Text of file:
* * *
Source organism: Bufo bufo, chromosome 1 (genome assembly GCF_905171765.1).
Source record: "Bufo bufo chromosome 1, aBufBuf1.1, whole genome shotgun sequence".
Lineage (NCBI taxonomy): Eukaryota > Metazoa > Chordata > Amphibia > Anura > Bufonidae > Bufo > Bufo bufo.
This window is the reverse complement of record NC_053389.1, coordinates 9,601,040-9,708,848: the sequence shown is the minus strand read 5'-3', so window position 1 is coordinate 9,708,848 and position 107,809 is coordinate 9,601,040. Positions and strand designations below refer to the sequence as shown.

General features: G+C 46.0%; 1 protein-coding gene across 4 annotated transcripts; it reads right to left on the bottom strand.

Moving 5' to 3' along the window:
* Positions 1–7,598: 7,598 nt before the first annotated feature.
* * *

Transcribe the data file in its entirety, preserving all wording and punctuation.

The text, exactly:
Source organism: Bufo bufo, chromosome 1 (genome assembly GCF_905171765.1).
Source record: "Bufo bufo chromosome 1, aBufBuf1.1, whole genome shotgun sequence".
Lineage (NCBI taxonomy): Eukaryota > Metazoa > Chordata > Amphibia > Anura > Bufonidae > Bufo > Bufo bufo.
This window is the reverse complement of record NC_053389.1, coordinates 9,601,040-9,708,848: the sequence shown is the minus strand read 5'-3', so window position 1 is coordinate 9,708,848 and position 107,809 is coordinate 9,601,040. Positions and strand designations below refer to the sequence as shown.

General features: G+C 46.0%; 1 protein-coding gene across 4 annotated transcripts; it reads right to left on the bottom strand.

Moving 5' to 3' along the window:
* Positions 1–7,598: 7,598 nt before the first annotated feature.